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By Ben Kesling 

The acting inspector general for the Department of Veterans Affairs said no evidence had been found so far of patient deaths attributed to long wait times at the Phoenix VA Health Care System.

"We didn't conclude, so far, that the delay caused the death," said Richard Griffin at a Senate hearing Thursday on the state of the VA's health care. "It's one thing to be on a waiting list, it's another for that to be the cause of death."

Whistleblowers and the House Committee on Veterans Affairs have said as many as 40 veterans might have died while waiting for appointments at the Phoenix system. Mr. Griffin said his office was reviewing multiple lists of veterans whose deaths allegedly occurred while waiting for appointments.

His office has already reviewed 17 of these cases, Mr. Griffin said, and hasn't found a single instance of a patient death because of excessive wait time.

Until now, the inspector general hasn't commented on the accuracy of these reports.

"Part of this review could lead to criminal charges being brought," Mr. Griffin said. The Phoenix report is of a large scope, he said and so far, 185 employees from his office have played a part in the review.

Mr. Griffin said there was no need to bring in an outside agency, such as the Federal Bureau of Investigation, to assist in the probe at this time. He said he has ample resources and specialized knowledge of the VA system, which makes his office the proper investigative body at this time.



Mr. Griffin was asked about current VA wait-list policies and procedures, and if they could have contributed to employees seeking to tamper with appointment scheduling.

"Policies emanate from Washington. The policies look good on paper," he said "But they aren't always followed in the field."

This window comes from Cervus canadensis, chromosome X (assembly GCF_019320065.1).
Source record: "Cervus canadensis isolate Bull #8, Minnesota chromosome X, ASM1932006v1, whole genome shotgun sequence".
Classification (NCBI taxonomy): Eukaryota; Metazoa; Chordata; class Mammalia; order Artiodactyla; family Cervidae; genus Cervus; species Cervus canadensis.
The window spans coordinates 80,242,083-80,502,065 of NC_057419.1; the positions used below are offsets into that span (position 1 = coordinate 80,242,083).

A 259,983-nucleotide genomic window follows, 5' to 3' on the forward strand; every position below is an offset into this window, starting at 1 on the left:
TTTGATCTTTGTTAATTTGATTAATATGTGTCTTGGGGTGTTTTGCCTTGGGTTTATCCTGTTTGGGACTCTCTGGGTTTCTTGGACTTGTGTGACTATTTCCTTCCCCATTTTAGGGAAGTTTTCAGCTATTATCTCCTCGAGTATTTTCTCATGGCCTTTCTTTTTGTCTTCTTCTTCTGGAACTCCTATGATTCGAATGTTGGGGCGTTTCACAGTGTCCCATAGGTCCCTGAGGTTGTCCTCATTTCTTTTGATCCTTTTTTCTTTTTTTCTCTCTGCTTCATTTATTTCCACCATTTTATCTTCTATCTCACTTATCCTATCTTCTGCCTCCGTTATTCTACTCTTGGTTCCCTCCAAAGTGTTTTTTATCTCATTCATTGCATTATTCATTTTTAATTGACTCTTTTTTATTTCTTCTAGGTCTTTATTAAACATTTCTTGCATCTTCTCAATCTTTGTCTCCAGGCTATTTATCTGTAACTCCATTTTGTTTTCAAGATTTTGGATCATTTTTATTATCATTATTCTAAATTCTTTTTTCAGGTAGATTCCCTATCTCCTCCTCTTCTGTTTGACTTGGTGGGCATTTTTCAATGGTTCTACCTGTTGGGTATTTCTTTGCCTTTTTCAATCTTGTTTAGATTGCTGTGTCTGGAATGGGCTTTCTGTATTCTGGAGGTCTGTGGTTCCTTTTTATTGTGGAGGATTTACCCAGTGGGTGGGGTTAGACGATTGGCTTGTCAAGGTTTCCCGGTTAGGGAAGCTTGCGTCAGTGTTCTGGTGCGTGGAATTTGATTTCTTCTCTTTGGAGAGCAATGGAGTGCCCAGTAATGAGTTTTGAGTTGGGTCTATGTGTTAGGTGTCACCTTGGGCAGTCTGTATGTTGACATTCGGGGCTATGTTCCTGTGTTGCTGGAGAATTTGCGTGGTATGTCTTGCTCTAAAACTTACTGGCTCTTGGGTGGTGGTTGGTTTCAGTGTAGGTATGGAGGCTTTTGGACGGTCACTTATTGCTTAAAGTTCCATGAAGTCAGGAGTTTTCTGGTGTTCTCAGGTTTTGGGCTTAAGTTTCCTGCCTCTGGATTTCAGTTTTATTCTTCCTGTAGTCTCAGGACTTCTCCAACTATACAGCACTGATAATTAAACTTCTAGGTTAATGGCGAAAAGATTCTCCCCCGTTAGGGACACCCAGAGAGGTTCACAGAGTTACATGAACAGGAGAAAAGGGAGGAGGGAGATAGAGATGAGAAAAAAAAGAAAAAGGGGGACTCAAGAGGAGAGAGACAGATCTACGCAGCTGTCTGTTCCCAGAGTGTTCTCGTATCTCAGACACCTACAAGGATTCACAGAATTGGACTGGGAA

Earlier, VA Secretary Eric Shinseki defended his accomplishments as head of the Department of Veterans Affairs but said the department still has work to do, in testimony Thursday morning at a hearing of the Senate Committee on Veterans Affairs.

"VA provides safe, effective health care, equal to or exceeding the industry standard in many areas," Mr. Shinseki said during his testimony. "That said, there are always areas that need improvement. We can, and we must do better."

During testimony, Mr. Shinseki highlighted his goal of effectively ending veteran homelessness by 2015, noting that those numbers fell 24% between 2010 and 2013. He also noted the expansion of support, training and funding for caregivers of veterans and the VA's push to help control dependence on opioids, or strong painkillers.

Mr. Shinseki said the VA system conducts 236,000 appointments daily, or 85 million a year at nearly 2,000 locations, making the VA system the "largest integrated health-care delivery system in the U.S."

The system has grown under Mr. Shinseki's tenure. In 2015, the VA projects it will treat 6.7 million patients, nearly 20% more than the 5.7 million patients in 2009, when he took office. Even as the system has grown, Mr. Shinseki has been pushing for patient wait times to fall, setting targets of 14 days for some appointments.

He said no measure of wait times is perfect, but the VA "is constantly evaluating access and scheduling policies and technologies, and aggressively monitors reliability through oversight and audits."

Right now, the VA, the VA's inspector general and the House Committee on Veterans Affairs all are reviewing or investigating wait times and appointment-scheduling procedures. The House committee last week voted to subpoena a number of emails and correspondence, including those of Mr. Shinseki, that could be related to the alleged secret wait list in Phoenix. The VA has said it would review and respond to the subpoena.

None of the lower-level employees were made available for comment, and the Phoenix director, Sharon Helman, has denied any knowledge of a secret waiting list while saying she understands Mr. Shinseki's decision to conduct a nationwide review of all VA locations.

Write to Ben Kesling at This email address is being protected from spambots. You need JavaScript enabled to view it.